There's something incredible about these young men and women, and it's not just their passion for fashion.
It's how they have merged their love for modern design with their intense desire to nurture traditional methods of weaving.
These young designers from North East India also stand out because of their exquisite creations, eye for detail and spectacular fusion of traditional and conventional designs.
All they need is the rich silk fabric of their respective regions and skilled weavers to translate their design concepts into wearable outfits.
What has helped is the fact that there are over 400 communities hailing from this region; each one specialises in its unique weaves and designs.
Unfortunately, their design sensibilities remain unrecognised. As a result, the art of weaving is dying a slow death.
Tista Sengupta/Rediff.com catches up with five emerging designers from the region who, in their own way, are fighting to keep their traditional art of weaving alive.
Today, we present Daniel Syiem from Meghalaya.
How it all began
Fashion is something I always wanted to pursue. But when you hail from one of India's smallest states, it is not easy to turn such dreams into reality.
Most parents in Meghalaya want their children to work in the government sector or in the field of medicine.
Though my parents knew how much I loved sketching as a child, they were not convinced that I should take up a course in design. They wanted me to graduate in one of the regular subjects.
When I was in college, I took part in fashion shows at college fests where I was able to showcase my talent.
After my graduation in Delhi, I jumped from one job to the other.
I worked at a call centre in Delhi, became a cab driver, a night club manager in Shillong... Then I met Denny, an officer from Meghalaya's sericulture department, who introduced me to the weavers from Ri-Bhoi district. They were abandoning this profession as it no longer helped them earn a living.
Syiem's Affair with Silk
I fell in love with the Ryndia silk that is the speciality of these weavers.
It is a fine organic silk that is extracted from the cocoons without killing the silkworm.
It brought me a step closer to my dream. I wanted to design with this fabric. At the same time, I wanted to help the community so I designed conventional outfits for women with traditional fabrics.
It was around this time I met Janessaline Pyngrope, a social activist who worked for an organisation that helped these weavers. We decided to work together. Our goals were to launch our label soon, provide employment to the weavers and promote our traditional fabric globally.
Kick-starting a business requires investment. Without strong financial support, things can get difficult.
We were lucky because our parents agreed to provide the initial funding. In 2005, with Rs 4 lakh in our kitty, we were in business.
The first step was to buy four handlooms.
But the biggest challenge -- convincing the weavers to join us – still lay ahead. Weaving, for them, was a secondary means of earning money.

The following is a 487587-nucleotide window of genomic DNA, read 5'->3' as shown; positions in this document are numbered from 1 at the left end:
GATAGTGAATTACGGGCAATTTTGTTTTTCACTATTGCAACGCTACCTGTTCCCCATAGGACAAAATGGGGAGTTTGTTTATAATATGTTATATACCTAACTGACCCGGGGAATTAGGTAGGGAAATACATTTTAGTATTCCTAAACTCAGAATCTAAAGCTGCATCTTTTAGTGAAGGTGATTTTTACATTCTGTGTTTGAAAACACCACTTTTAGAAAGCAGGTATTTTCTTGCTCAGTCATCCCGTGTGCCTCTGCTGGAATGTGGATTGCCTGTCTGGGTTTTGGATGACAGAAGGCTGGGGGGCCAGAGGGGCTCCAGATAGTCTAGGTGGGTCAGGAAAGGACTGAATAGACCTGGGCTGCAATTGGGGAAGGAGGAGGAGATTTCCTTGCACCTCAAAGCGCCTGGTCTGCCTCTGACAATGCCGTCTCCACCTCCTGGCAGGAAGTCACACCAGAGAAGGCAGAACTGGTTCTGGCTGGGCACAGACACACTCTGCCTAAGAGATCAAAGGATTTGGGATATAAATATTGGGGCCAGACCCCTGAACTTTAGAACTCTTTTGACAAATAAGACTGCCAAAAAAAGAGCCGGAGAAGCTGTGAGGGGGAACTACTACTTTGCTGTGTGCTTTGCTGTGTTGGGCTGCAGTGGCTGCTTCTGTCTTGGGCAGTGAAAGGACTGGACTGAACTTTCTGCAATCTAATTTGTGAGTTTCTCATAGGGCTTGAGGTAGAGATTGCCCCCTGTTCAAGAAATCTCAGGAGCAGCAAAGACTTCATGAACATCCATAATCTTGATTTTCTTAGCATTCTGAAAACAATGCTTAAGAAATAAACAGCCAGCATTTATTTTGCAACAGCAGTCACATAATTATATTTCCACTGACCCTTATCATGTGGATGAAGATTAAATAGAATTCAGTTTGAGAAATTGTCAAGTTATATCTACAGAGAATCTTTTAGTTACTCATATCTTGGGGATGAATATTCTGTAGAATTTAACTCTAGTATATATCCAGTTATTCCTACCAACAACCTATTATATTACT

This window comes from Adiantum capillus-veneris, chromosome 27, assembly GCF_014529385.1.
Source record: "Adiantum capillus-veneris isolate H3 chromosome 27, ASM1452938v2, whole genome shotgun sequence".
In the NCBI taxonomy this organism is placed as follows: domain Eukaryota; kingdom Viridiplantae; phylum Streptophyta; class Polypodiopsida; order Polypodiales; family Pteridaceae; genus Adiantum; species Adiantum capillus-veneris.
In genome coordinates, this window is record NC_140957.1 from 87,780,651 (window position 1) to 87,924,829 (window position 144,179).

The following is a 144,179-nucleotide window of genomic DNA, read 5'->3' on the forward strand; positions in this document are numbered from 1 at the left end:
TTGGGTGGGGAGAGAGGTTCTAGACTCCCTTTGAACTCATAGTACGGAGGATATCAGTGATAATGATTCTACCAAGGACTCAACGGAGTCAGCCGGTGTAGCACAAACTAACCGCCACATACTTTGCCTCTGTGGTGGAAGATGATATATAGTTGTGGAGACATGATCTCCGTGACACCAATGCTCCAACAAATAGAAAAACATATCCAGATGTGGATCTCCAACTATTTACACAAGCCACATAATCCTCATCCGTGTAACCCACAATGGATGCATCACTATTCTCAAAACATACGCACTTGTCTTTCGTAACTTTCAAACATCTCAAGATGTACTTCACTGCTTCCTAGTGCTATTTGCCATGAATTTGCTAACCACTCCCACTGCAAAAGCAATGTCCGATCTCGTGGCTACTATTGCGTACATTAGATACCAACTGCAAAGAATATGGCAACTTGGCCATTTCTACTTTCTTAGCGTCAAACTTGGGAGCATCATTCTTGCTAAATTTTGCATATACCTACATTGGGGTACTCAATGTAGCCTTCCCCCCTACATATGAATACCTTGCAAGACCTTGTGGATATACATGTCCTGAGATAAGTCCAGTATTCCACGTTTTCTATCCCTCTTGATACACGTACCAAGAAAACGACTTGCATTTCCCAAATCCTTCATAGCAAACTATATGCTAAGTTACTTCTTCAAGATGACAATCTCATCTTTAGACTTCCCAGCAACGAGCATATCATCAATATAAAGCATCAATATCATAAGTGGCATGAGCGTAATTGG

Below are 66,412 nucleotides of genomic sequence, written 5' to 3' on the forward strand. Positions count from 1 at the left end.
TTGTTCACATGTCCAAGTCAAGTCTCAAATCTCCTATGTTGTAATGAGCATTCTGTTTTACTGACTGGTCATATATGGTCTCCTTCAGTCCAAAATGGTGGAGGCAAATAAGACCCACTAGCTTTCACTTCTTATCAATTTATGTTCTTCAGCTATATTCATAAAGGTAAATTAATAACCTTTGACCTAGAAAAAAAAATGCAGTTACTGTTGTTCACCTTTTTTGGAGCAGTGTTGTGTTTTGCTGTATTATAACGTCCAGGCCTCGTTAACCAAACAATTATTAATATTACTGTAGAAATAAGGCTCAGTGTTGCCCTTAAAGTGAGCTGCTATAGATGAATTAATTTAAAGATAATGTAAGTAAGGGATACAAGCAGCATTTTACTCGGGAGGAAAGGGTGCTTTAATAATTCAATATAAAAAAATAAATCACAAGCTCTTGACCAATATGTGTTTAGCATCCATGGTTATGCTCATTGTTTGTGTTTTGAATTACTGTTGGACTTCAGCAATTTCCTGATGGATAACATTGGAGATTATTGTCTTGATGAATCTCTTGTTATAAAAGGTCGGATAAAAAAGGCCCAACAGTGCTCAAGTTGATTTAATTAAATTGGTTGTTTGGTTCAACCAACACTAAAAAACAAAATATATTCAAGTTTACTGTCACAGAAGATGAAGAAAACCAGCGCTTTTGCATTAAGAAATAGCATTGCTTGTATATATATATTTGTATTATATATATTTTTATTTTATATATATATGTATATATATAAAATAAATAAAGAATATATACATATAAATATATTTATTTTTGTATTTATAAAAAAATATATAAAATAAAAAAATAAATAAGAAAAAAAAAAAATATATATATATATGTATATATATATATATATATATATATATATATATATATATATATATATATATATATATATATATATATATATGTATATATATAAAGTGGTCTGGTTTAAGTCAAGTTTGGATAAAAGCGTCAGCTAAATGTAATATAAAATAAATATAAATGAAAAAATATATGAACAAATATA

I would meet them everyday and tell them how the fabric is in demand in the global market. Finally, a few weavers started working at my workshop in Shillong.
In order to test the response to my designs, I opened a small boutique. Very soon, I had repeat customers who loved the way I merged traditional fabrics with modern designs.
My confidence rocketed and I was soon looking to launch my label.
Daniel Syiem's Ethnic Fashion House was born in 2009. Janessaline took care of marketing and I headed the creative department.
The way ahead
Though I participated in various workshops and textile shows organised by the government, they only aided me financially a couple of times.
To become a well-known designer, you need to take part in fashion shows at the national level.
Getting sponsors for shows is still difficult.
I wish the government comes forward and introduces schemes to promote weaving and aid us financially to initiate mass production.
Now that the people in my city and in the neighbouring states knew me well, my aim was to reach out to a wider mass.
Naresh Chauhan, a friend who owns a multi-designer store, Twist, in Hauz Khas, New Delhi, approached me three years ago. He wanted to retail my collection. It was, for me, a step in the right direction.
In 2013, I debuted at the Lakme Fashion Week in the 'emerging designer' category and showcased at the London Fashion Week.
Making it to the mainstream has been a difficult but fantastic experience.
Along the way, I learnt...
Never compete with existing designers. It is more important to focus on making beautiful creations.
As a first generation entrepreneur, everyday has been a learning phase. Over a period of time, I have been able to understand the tricks of the trade.
Stoles and shawls :)
I'm planning a home furnishing line, a menswear collection and a prêt line for women as well.
I am also in talks with buyers in London and will soon be retailing from multi-designer stores there.
Point Of Sale
Daniel Syiem's Ethnic Fashion House
Opposite Downtown Diagnostic Centre
Shillong – 793003
Price range: Rs 12,000 – 30,000
Lead image, Courtesy: Daniel Syiem's Ethnic Fashion House's Photos/Facebook
Do watch out for Part II of this interesting feature tomorrow.